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Track-free electric trams proposed for Parramatta Road

Sydney Morning Herald, 28 March 2017
Cleaner than a bus and cheaper than light rail, track-free trams could be shuttling passengers along Parramatta Road within the next five years. Track-free trams? Yes, that’s what they’re calling them. And the Inner West Council is pushing the idea as a solution to the transport woes of the Parramatta Road.
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Uber suspends self-driving car program after Arizona crash

ABC News, 27 March 2017
Uber has suspended its pilot program for driverless cars after a vehicle equipped with the self-drive technology crashed on an Arizona roadway. The accident, the latest involving a self-driving vehicle operated by one of several companies experimenting with autonomous vehicles, caused no serious injuries, Uber said.
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Minimum overtaking distance of cyclists rejected by Victorian Government

ABC News, 23 March 2017
The Victorian Government has rejected a recommendation to introduce a minimum passing distance for motorists overtaking cyclists, saying it will try a public education safety campaign first.
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How electric cars can help save the grid

The Conversation, 22 March 2017
A key question amid the consternation over the current state of Australia’s east coast energy market has been how much renewable energy capacity to build, and how fast. But help could be at hand from a surprising source: electric vehicles. By electrifying our motoring, we would boost demand for renewable energy from the grid, while smoothing out some of the destabilising effects that the recent boom in household solar has had on our energy networks.
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How a 94-Year-Old Genius May Save the Planet

Alternet, 11 March 2017
A man old enough to be Mark Zuckerberg’s great-grandfather just unveiled energy storage technology that might save the planet. John Goodenough is 94, and his current work could be the key to Tesla’s future—much as, decades ago, his efforts were an important part of Sony’s era of dominance in portable gadgets. Over the years, Goodenough has scuffled with Warren Buffett, wound up screwed by global patent wars, never got rich off a headline-grabbing initial public offering and defied the American tech industry’s prejudice that says old people can’t innovate.
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Peak oil? Sooner than you think

REnew economy, 20 March 2017
For some time, there has been speculation about when global oil demand may peak – not because we will run out of oil or prices will spike making oil unaffordable, notions that are now considered passé – but because we won’t be needing as much of the stuff as we thought we would. And once the peak is finally reached – whenever that is – demand will begin to drop thereafter, perhaps precipitously. What is radically different about the new thinking about oil demand is that price, while still an important factor, no longer seems as important as it used to be. As further described alternatives to oil are or will soon be cheaper making the price of oil far less significant.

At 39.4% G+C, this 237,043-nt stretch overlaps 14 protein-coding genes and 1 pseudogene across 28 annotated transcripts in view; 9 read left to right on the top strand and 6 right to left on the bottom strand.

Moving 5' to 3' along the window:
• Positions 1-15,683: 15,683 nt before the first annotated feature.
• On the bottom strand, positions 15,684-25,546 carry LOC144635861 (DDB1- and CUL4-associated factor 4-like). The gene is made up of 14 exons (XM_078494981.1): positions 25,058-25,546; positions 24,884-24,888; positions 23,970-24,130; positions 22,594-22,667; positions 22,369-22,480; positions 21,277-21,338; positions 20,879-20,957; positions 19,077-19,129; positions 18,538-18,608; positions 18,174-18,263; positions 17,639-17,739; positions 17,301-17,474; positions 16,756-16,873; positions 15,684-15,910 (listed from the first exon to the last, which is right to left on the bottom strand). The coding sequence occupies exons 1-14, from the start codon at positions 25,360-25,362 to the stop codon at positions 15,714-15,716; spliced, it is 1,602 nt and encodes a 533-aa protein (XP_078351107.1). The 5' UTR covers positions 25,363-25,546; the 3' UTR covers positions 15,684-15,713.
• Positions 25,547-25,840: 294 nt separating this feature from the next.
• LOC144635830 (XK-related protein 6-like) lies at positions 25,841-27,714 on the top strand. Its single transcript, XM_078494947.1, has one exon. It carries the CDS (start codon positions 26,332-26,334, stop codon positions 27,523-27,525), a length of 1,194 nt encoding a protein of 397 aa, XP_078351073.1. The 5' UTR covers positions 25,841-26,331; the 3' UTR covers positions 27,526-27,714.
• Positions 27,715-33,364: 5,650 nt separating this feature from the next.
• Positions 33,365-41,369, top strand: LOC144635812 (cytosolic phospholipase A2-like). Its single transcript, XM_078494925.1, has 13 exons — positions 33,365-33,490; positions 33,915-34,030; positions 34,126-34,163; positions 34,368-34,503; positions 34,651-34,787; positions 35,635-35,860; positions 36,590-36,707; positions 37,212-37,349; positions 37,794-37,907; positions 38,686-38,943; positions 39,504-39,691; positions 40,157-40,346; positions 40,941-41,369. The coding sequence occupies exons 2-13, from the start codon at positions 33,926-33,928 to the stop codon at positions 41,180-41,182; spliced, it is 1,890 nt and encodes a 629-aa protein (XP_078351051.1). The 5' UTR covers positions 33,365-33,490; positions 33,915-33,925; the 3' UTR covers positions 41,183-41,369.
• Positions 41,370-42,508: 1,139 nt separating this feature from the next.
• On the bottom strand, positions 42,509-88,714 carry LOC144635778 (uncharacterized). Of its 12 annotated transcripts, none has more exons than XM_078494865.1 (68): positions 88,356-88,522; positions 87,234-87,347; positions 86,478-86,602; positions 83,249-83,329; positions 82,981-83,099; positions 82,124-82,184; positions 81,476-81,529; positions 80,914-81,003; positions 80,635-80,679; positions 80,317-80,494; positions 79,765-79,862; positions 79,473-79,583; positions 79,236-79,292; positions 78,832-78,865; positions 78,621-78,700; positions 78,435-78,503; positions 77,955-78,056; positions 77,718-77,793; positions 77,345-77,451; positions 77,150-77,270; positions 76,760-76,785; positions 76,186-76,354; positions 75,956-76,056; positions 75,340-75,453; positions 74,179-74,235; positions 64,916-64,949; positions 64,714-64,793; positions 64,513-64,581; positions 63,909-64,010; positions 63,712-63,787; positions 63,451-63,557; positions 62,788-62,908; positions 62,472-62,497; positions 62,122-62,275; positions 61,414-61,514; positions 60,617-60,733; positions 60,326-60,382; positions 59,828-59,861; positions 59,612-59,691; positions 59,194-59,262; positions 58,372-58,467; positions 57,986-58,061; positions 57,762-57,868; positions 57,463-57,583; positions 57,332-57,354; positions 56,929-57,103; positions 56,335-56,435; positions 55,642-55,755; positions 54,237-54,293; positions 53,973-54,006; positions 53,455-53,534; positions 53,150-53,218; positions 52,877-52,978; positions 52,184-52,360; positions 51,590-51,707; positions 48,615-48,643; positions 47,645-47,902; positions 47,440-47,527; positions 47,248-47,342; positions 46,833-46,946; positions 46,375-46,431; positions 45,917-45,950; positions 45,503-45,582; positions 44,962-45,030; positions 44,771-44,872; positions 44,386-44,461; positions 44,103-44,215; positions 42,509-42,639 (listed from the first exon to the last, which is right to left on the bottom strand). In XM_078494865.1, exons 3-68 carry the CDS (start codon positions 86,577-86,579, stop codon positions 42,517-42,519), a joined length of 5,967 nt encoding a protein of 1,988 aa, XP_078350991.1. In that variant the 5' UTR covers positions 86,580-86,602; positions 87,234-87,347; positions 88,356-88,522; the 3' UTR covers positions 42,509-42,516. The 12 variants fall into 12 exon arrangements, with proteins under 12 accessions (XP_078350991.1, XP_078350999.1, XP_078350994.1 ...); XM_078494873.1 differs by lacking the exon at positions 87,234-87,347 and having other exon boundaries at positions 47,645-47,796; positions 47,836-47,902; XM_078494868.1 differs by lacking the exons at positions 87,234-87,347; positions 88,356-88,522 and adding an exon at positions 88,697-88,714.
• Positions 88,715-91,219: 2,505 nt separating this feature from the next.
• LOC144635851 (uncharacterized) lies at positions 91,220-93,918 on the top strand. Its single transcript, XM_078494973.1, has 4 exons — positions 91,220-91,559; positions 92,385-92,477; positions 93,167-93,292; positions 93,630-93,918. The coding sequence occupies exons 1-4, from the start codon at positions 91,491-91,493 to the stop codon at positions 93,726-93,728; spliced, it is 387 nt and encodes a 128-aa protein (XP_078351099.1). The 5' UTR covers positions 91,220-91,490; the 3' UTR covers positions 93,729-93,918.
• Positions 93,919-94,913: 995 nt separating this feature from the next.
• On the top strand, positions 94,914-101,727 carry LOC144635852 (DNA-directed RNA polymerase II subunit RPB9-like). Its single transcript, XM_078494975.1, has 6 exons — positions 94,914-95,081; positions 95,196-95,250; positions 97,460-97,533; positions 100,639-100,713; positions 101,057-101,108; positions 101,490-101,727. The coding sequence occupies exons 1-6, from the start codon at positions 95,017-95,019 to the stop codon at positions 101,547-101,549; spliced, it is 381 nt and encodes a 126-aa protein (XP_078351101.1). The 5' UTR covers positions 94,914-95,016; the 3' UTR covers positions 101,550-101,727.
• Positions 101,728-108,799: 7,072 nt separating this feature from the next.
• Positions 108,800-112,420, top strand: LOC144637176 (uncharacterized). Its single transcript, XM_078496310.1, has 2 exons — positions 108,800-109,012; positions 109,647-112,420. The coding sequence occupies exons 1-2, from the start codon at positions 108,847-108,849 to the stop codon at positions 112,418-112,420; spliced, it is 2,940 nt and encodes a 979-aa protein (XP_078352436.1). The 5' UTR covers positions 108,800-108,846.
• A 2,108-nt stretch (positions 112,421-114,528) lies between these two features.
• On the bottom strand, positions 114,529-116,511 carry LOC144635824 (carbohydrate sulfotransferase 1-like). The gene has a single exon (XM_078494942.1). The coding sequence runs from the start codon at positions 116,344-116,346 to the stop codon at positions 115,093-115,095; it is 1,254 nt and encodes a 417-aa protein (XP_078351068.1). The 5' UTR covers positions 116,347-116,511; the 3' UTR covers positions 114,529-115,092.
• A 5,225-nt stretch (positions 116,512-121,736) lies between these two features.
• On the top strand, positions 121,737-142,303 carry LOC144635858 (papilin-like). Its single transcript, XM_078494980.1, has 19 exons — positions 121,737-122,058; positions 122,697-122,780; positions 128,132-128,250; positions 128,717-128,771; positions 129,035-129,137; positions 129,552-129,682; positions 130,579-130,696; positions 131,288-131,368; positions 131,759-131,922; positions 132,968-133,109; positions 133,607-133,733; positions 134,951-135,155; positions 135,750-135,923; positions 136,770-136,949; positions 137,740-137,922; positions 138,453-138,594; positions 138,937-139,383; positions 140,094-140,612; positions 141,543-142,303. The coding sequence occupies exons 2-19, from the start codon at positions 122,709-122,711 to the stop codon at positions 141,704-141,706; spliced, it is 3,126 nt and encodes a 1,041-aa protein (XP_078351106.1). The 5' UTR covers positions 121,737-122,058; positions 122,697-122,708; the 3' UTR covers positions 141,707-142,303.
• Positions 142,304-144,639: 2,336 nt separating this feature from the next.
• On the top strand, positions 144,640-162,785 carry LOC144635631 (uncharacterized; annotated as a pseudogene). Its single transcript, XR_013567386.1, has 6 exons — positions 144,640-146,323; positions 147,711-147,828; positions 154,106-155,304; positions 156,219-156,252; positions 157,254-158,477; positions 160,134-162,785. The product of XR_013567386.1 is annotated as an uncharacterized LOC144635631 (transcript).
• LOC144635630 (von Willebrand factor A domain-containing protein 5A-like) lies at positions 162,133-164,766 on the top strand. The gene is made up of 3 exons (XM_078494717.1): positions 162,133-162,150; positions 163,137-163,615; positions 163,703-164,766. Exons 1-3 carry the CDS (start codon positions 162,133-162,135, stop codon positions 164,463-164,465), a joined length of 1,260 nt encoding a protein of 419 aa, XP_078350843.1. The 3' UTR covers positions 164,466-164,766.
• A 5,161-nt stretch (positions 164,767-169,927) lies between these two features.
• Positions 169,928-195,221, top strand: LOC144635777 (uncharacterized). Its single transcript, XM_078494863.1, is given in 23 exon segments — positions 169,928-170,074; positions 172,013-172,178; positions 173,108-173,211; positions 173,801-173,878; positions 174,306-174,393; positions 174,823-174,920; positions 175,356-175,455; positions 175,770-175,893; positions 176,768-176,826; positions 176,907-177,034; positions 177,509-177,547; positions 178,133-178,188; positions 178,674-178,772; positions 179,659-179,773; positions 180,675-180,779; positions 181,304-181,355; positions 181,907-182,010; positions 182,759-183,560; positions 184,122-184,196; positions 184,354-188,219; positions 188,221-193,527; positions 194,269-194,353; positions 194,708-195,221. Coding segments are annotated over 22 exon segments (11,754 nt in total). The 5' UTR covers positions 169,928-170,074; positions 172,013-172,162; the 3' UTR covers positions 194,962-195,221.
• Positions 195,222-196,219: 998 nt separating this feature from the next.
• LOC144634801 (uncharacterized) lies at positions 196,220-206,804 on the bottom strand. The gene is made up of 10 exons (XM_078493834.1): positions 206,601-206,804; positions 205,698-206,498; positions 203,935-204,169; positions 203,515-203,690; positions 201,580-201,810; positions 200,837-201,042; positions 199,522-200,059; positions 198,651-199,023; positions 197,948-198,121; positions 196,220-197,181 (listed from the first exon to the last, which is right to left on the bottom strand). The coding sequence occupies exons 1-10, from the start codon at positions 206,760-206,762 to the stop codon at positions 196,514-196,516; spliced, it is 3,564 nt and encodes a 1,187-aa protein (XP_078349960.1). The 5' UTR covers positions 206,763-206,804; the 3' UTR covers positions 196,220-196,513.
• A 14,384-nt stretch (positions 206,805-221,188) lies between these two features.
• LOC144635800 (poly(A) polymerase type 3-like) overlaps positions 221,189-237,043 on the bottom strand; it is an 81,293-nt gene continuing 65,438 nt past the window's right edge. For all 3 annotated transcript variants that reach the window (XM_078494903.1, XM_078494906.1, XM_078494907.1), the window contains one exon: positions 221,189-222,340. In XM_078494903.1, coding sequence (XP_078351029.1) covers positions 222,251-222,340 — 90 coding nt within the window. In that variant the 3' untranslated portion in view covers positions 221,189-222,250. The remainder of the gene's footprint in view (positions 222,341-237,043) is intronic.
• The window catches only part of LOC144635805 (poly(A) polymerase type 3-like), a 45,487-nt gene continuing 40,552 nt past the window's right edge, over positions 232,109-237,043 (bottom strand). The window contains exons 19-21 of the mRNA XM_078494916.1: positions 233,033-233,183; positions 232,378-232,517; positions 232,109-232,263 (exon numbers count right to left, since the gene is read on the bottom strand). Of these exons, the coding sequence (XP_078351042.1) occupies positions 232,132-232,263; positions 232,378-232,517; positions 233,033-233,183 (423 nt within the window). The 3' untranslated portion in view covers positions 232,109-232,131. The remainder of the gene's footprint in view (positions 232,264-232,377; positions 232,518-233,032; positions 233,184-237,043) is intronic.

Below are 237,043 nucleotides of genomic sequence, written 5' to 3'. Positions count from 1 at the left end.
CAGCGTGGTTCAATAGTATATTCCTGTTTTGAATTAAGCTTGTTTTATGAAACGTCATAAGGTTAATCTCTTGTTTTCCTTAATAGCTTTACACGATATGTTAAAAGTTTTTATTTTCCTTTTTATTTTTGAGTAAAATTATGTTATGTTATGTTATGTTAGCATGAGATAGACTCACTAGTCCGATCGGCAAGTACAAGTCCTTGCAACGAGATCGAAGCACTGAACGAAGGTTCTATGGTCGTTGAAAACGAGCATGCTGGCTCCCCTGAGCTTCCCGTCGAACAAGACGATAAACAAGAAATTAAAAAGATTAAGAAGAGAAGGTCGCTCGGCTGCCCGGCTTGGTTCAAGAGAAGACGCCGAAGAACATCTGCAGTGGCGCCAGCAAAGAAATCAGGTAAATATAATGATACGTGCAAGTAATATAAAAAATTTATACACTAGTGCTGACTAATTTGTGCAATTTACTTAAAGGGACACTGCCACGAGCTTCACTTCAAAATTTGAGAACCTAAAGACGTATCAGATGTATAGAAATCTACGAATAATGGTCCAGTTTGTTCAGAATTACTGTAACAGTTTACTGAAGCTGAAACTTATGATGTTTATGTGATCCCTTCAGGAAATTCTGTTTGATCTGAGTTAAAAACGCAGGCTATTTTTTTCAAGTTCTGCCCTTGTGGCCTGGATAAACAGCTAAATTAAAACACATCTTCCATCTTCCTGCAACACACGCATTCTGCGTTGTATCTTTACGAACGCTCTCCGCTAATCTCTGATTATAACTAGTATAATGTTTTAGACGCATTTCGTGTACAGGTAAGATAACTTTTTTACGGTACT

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Emissions standards on cars will save Australians billions of dollars, and help meet our climate targets

The Conversation, 16 March 2017
The cheapest way for Australia to cut greenhouse gas emissions is to put a cap on car emissions. It would be so cheap, in fact, that it will save drivers money. According to analysis from ClimateWorks, the toughest proposed standard would help Australia achieve about 6% of its 2030 emission reduction target, and save drivers up to A$500 each year on fuel.
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In praise of the Sirius building, a ruined remnant of idealistic times

The Conversation, 3 August 2016
With a ministerial refusal to act on the NSW Heritage Council’s findings, Sydney’s Sirius building has lost its heritage appeal. Demolition is now imminent and the building has been, philosophically at least, abandoned. At night, its lights are out and it is merely a black, stepped shape against the slightly less black sky. There is a stairwell light, for security I suppose, and scattered around the 78 apartments, 12 or so residents still inhabit the place (although they will be rehoused soon).
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Gas crisis: a crisis of guile and greed

Michael West, 14 March 2017
It is bizarre that gas customers in Japan buy Australian gas more cheaply than Australians. Some of this gas is drilled in the Bass Strait, piped to Queensland, turned into liquid and shipped 6,700 kilometres to Japan … but the Japanese still pay less than Victorians.
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Contested spaces: ‘virtuous drivers, malicious cyclists’ mindset gets us nowhere

The Conversation, 13 March 2017
I turn on the car radio and the radio station host asks listeners to call in to comment on the idea of introducing compulsory registration for cyclists. The conversations that follow illustrate once again that our roads are a highly contested urban space. As I expected, those calling in argue emphatically in favour of the radio host’s proposal. They claim it’s unfair that motorists pay for the roads cyclists use, that motorists should be able to report cyclists running red lights, and that cyclists should have insurance to compensate the cost of injuries or damage to cars.
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